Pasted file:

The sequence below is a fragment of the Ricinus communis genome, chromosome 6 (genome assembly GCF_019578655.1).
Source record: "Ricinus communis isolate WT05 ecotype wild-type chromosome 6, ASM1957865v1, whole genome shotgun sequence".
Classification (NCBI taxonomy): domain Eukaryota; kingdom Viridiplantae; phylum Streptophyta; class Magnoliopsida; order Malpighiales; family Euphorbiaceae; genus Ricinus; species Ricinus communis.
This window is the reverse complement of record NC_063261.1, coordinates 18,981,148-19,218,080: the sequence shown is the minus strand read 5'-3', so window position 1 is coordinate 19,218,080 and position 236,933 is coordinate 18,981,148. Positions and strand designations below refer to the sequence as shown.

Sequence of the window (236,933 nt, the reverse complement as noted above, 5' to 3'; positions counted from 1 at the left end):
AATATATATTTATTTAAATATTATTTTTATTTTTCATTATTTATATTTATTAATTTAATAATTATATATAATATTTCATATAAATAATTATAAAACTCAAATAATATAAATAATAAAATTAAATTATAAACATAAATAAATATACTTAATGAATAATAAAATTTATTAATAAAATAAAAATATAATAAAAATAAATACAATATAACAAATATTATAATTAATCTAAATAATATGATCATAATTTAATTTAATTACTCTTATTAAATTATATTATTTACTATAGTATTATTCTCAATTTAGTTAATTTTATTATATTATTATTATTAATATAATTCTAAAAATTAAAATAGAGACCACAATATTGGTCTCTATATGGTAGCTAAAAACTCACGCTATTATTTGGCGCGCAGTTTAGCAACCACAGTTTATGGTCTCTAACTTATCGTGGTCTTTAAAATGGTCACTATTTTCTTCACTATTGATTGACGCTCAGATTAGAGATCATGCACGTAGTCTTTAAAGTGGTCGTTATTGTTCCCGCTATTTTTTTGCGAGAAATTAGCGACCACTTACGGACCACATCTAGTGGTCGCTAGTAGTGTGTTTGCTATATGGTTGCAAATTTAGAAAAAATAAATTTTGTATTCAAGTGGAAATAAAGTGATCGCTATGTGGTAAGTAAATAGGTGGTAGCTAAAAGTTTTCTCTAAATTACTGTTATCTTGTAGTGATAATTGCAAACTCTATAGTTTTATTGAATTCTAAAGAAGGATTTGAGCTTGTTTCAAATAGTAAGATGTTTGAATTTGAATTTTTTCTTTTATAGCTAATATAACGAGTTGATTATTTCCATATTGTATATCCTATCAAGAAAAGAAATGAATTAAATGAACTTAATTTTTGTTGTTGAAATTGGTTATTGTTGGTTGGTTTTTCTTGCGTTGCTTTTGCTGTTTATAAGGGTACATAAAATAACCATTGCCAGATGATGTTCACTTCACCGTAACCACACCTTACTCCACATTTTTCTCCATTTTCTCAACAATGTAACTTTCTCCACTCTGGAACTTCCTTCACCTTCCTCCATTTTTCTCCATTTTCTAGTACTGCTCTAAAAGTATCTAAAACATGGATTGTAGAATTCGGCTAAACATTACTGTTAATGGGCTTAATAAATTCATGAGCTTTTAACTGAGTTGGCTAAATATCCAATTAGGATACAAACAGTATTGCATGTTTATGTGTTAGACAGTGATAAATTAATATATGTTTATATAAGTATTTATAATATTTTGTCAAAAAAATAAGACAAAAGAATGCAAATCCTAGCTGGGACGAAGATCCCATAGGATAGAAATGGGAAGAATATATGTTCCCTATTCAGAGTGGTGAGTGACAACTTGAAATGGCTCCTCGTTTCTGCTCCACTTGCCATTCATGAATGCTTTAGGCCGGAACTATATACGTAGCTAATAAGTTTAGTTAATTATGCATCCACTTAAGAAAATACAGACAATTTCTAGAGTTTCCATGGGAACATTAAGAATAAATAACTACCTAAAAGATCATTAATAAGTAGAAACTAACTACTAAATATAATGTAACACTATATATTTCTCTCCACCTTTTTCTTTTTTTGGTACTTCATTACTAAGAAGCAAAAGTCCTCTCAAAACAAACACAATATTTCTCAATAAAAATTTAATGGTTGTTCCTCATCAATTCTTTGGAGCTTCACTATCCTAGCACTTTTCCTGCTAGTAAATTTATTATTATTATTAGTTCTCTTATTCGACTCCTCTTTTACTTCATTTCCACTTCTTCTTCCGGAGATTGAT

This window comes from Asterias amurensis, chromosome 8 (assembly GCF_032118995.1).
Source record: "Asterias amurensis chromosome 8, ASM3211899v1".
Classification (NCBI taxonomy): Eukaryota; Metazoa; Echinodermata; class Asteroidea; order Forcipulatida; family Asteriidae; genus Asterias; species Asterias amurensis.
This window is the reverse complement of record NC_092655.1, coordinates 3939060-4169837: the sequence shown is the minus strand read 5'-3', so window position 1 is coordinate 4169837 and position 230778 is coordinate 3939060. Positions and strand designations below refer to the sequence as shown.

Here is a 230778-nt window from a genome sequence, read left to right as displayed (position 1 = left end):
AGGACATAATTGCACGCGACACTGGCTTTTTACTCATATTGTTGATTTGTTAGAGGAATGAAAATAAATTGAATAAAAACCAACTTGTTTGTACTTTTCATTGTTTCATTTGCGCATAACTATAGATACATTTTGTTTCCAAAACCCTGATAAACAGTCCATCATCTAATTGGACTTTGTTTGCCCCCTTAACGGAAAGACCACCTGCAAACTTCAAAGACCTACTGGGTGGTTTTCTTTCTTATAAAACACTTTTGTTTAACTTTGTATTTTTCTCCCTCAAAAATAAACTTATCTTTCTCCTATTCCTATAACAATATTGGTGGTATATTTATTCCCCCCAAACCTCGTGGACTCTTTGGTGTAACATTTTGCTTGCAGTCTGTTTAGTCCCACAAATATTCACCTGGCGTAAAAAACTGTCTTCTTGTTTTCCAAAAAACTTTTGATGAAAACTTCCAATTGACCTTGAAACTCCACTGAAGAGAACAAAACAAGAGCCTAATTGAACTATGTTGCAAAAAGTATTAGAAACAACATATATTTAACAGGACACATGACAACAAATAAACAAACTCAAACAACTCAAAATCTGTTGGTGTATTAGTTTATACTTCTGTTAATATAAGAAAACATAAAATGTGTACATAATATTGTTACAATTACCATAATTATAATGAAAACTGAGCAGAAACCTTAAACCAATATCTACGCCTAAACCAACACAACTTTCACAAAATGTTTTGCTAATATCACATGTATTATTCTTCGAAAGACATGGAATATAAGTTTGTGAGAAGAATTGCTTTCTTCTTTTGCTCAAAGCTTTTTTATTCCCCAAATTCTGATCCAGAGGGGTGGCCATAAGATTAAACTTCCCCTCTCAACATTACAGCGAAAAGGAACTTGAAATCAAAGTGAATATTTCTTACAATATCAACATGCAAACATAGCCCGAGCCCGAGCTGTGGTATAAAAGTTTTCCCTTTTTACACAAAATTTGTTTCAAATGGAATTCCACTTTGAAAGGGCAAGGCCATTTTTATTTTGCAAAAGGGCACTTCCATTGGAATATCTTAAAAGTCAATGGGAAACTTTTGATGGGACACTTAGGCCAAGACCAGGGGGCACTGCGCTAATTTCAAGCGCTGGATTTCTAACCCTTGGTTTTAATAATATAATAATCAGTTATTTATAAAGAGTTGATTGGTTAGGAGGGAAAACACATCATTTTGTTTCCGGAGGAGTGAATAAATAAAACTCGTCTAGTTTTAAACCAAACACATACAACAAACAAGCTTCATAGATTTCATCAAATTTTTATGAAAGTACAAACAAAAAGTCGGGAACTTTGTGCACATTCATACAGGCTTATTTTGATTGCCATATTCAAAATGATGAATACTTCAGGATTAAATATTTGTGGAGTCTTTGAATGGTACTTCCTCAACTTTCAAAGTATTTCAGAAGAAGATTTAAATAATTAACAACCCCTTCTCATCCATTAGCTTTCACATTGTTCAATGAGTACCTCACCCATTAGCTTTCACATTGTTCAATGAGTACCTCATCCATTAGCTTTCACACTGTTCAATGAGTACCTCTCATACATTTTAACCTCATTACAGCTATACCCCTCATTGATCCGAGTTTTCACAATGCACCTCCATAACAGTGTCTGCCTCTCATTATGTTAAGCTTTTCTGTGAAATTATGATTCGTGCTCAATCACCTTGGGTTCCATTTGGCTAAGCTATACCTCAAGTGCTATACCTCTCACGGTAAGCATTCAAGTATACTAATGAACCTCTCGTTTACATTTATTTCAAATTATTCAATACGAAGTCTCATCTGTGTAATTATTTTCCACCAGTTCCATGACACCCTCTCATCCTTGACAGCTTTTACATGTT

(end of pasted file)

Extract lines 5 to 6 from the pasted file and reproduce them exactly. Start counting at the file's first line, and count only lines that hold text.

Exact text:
Sequence of the window (236,933 nt, the reverse complement as noted above, 5' to 3'; positions counted from 1 at the left end):
AATATATATTTATTTAAATATTATTTTTATTTTTCATTATTTATATTTATTAATTTAATAATTATATATAATATTTCATATAAATAATTATAAAACTCAAATAATATAAATAATAAAATTAAATTATAAACATAAATAAATATACTTAATGAATAATAAAATTTATTAATAAAATAAAAATATAATAAAAATAAATACAATATAACAAATATTATAATTAATCTAAATAATATGATCATAATTTAATTTAATTACTCTTATTAAATTATATTATTTACTATAGTATTATTCTCAATTTAGTTAATTTTATTATATTATTATTATTAATATAATTCTAAAAATTAAAATAGAGACCACAATATTGGTCTCTATATGGTAGCTAAAAACTCACGCTATTATTTGGCGCGCAGTTTAGCAACCACAGTTTATGGTCTCTAACTTATCGTGGTCTTTAAAATGGTCACTATTTTCTTCACTATTGATTGACGCTCAGATTAGAGATCATGCACGTAGTCTTTAAAGTGGTCGTTATTGTTCCCGCTATTTTTTTGCGAGAAATTAGCGACCACTTACGGACCACATCTAGTGGTCGCTAGTAGTGTGTTTGCTATATGGTTGCAAATTTAGAAAAAATAAATTTTGTATTCAAGTGGAAATAAAGTGATCGCTATGTGGTAAGTAAATAGGTGGTAGCTAAAAGTTTTCTCTAAATTACTGTTATCTTGTAGTGATAATTGCAAACTCTATAGTTTTATTGAATTCTAAAGAAGGATTTGAGCTTGTTTCAAATAGTAAGATGTTTGAATTTGAATTTTTTCTTTTATAGCTAATATAACGAGTTGATTATTTCCATATTGTATATCCTATCAAGAAAAGAAATGAATTAAATGAACTTAATTTTTGTTGTTGAAATTGGTTATTGTTGGTTGGTTTTTCTTGCGTTGCTTTTGCTGTTTATAAGGGTACATAAAATAACCATTGCCAGATGATGTTCACTTCACCGTAACCACACCTTACTCCACATTTTTCTCCATTTTCTCAACAATGTAACTTTCTCCACTCTGGAACTTCCTTCACCTTCCTCCATTTTTCTCCATTTTCTAGTACTGCTCTAAAAGTATCTAAAACATGGATTGTAGAATTCGGCTAAACATTACTGTTAATGGGCTTAATAAATTCATGAGCTTTTAACTGAGTTGGCTAAATATCCAATTAGGATACAAACAGTATTGCATGTTTATGTGTTAGACAGTGATAAATTAATATATGTTTATATAAGTATTTATAATATTTTGTCAAAAAAATAAGACAAAAGAATGCAAATCCTAGCTGGGACGAAGATCCCATAGGATAGAAATGGGAAGAATATATGTTCCCTATTCAGAGTGGTGAGTGACAACTTGAAATGGCTCCTCGTTTCTGCTCCACTTGCCATTCATGAATGCTTTAGGCCGGAACTATATACGTAGCTAATAAGTTTAGTTAATTATGCATCCACTTAAGAAAATACAGACAATTTCTAGAGTTTCCATGGGAACATTAAGAATAAATAACTACCTAAAAGATCATTAATAAGTAGAAACTAACTACTAAATATAATGTAACACTATATATTTCTCTCCACCTTTTTCTTTTTTTGGTACTTCATTACTAAGAAGCAAAAGTCCTCTCAAAACAAACACAATATTTCTCAATAAAAATTTAATGGTTGTTCCTCATCAATTCTTTGGAGCTTCACTATCCTAGCACTTTTCCTGCTAGTAAATTTATTATTATTATTAGTTCTCTTATTCGACTCCTCTTTTACTTCATTTCCACTTCTTCTTCCGGAGATTGAT